The Young Birder’s Guide to Birds of North America, by Bill Thompson III, Houghton Mifflin Company (www.hmhbooks.com), 2012, 368 pages, $15.95.
With the publication of The Young Birder’s Guide to Birds of North America, Peterson’s Field Guides has added yet another title to their growing list of natural history guides targeting budding naturalists. But this is no beginners guide to birdwatching; it is a beginner’s birdwatching guide. Unlike Peterson’s Young Naturalists Guide Series, First Guides Series, and Field Guide Color-In Series, author Bill Thompson III has designed this stand-alone guide with his children in mind – for fifth graders, by fifth graders. Given it’s target audience, the guide is indeed easy enough for young birders to navigate. Handing it to my 1st-grader son, for example, he easily picked out the (California) quail, (tundra) swan, (Canada) goose, and (belted) kingfisher in a matter of seconds, just a few of the species he’s become familiar with from day trips and nature books.
Comparing Thompson’s The Young Birder’s Guide… side-by-side to Peterson’s now-outdated A Field Guide to Western Birds (1990), the discerning reader can see that the core material in each species account is fundamentally the same. Sure, Peterson may describe the western scrub jay’s vocalizations as a rasping “kwesh… kwesh….” in contrast to what Thompson describes as a harsh “kressh… kressh…“, but the prevailing difference between the guides is presentation.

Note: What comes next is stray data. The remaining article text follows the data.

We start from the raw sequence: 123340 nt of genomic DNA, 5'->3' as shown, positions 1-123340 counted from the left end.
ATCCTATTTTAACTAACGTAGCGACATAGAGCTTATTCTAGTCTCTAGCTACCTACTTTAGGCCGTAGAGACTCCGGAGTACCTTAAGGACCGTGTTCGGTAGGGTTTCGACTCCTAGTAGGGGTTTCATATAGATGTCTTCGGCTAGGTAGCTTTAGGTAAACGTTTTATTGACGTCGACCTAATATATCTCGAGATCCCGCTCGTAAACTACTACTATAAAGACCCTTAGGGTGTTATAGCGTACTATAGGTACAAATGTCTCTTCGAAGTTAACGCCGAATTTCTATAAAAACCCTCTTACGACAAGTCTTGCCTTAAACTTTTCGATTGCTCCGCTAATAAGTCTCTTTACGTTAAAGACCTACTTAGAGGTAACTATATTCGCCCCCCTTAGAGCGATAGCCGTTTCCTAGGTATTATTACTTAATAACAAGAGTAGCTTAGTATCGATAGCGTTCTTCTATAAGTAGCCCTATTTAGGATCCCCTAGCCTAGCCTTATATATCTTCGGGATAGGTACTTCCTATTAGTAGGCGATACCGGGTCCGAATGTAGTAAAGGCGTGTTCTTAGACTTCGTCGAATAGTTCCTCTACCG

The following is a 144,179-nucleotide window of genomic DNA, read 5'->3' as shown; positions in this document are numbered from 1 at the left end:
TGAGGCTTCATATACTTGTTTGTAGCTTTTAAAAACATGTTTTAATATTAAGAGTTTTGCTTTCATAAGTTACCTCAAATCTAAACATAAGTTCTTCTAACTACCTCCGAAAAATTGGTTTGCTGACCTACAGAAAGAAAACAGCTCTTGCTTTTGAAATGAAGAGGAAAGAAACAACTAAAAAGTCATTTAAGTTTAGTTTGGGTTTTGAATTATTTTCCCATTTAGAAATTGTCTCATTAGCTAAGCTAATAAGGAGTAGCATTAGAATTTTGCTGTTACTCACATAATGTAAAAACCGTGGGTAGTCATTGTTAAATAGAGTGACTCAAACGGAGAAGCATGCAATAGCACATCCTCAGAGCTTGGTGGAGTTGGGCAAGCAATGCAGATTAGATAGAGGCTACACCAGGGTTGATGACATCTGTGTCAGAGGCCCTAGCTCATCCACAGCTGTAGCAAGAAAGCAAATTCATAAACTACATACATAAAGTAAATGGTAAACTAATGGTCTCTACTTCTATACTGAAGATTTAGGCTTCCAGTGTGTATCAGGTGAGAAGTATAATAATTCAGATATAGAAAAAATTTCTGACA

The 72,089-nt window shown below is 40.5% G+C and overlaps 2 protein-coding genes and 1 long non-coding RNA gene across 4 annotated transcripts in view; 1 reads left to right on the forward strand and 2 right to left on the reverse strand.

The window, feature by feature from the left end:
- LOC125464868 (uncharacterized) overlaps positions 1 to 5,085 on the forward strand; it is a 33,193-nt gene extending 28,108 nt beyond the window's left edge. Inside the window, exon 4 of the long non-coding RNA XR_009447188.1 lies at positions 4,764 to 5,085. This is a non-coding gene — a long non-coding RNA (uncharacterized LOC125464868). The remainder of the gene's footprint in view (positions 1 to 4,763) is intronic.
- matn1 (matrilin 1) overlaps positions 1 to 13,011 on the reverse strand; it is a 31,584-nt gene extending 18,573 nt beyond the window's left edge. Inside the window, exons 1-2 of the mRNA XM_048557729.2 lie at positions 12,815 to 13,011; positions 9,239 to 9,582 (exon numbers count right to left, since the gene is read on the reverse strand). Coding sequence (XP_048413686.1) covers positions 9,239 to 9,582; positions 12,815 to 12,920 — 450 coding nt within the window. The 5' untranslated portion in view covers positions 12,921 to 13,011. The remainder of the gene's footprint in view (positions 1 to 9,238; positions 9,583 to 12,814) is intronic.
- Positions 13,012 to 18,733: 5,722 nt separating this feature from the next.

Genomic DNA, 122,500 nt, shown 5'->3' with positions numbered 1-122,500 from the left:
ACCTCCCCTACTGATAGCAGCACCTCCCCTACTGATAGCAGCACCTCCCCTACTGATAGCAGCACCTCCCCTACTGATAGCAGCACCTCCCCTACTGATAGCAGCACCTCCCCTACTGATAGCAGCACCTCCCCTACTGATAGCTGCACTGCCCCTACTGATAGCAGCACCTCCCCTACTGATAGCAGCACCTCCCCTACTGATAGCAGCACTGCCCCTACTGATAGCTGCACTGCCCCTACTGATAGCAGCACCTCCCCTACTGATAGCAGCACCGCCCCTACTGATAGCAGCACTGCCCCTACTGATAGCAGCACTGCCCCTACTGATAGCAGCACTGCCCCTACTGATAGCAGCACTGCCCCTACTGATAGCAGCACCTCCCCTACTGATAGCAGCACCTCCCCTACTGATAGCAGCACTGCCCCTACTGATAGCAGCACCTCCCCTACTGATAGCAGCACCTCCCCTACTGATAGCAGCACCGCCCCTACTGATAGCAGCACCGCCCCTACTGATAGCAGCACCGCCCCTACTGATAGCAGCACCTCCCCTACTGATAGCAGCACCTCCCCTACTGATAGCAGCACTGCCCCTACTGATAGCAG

In The Young Birder’s Guide…, each page – clearly labeled with the species’ common and Latin names together with a representative color photo – is devoted to one of over 300 North American birds and includes an informative species profile describing field marks, bird song, habitat preferences and seasonal distribution; a b/w sketch illustrating characteristic behaviors; a range map; ID tips; and fun facts. The photographs and illustrator Julie Zickefoose’s playful sketches are high-quality, while the range maps are industry-standard issue. Compared to the typical “which-one-was-it?” clutter of so many look-alike birds flocked on an illustrated plate sandwiched against a facing page of lifeless text, The Young Birder’s Guide… is instead linear, concise, predictable, practical, and most importantly, kid-friendly.